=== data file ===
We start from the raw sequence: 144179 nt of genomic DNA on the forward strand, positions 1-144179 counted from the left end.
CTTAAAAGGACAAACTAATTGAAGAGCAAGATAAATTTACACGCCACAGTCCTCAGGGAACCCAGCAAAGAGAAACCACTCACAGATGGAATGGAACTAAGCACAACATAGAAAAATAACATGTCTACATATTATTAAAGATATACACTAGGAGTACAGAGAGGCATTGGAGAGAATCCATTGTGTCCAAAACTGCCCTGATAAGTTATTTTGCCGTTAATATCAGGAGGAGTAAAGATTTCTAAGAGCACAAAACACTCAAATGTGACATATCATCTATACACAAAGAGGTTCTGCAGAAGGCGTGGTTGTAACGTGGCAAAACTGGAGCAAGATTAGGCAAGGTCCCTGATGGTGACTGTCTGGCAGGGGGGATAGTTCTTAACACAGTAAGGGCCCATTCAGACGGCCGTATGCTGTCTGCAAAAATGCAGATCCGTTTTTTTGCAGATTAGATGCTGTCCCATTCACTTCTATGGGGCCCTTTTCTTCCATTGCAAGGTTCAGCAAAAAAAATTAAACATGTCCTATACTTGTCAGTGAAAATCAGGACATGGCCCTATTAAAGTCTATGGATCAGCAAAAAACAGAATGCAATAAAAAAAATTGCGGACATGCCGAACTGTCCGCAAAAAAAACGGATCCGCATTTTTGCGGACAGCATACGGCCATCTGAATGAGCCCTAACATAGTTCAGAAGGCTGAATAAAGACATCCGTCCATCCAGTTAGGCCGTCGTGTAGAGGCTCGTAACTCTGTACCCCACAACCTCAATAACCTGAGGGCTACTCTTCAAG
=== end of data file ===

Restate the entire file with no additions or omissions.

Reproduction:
We start from the raw sequence: 144179 nt of genomic DNA on the forward strand, positions 1-144179 counted from the left end.
CTTAAAAGGACAAACTAATTGAAGAGCAAGATAAATTTACACGCCACAGTCCTCAGGGAACCCAGCAAAGAGAAACCACTCACAGATGGAATGGAACTAAGCACAACATAGAAAAATAACATGTCTACATATTATTAAAGATATACACTAGGAGTACAGAGAGGCATTGGAGAGAATCCATTGTGTCCAAAACTGCCCTGATAAGTTATTTTGCCGTTAATATCAGGAGGAGTAAAGATTTCTAAGAGCACAAAACACTCAAATGTGACATATCATCTATACACAAAGAGGTTCTGCAGAAGGCGTGGTTGTAACGTGGCAAAACTGGAGCAAGATTAGGCAAGGTCCCTGATGGTGACTGTCTGGCAGGGGGGATAGTTCTTAACACAGTAAGGGCCCATTCAGACGGCCGTATGCTGTCTGCAAAAATGCAGATCCGTTTTTTTGCAGATTAGATGCTGTCCCATTCACTTCTATGGGGCCCTTTTCTTCCATTGCAAGGTTCAGCAAAAAAAATTAAACATGTCCTATACTTGTCAGTGAAAATCAGGACATGGCCCTATTAAAGTCTATGGATCAGCAAAAAACAGAATGCAATAAAAAAAATTGCGGACATGCCGAACTGTCCGCAAAAAAAACGGATCCGCATTTTTGCGGACAGCATACGGCCATCTGAATGAGCCCTAACATAGTTCAGAAGGCTGAATAAAGACATCCGTCCATCCAGTTAGGCCGTCGTGTAGAGGCTCGTAACTCTGTACCCCACAACCTCAATAACCTGAGGGCTACTCTTCAAG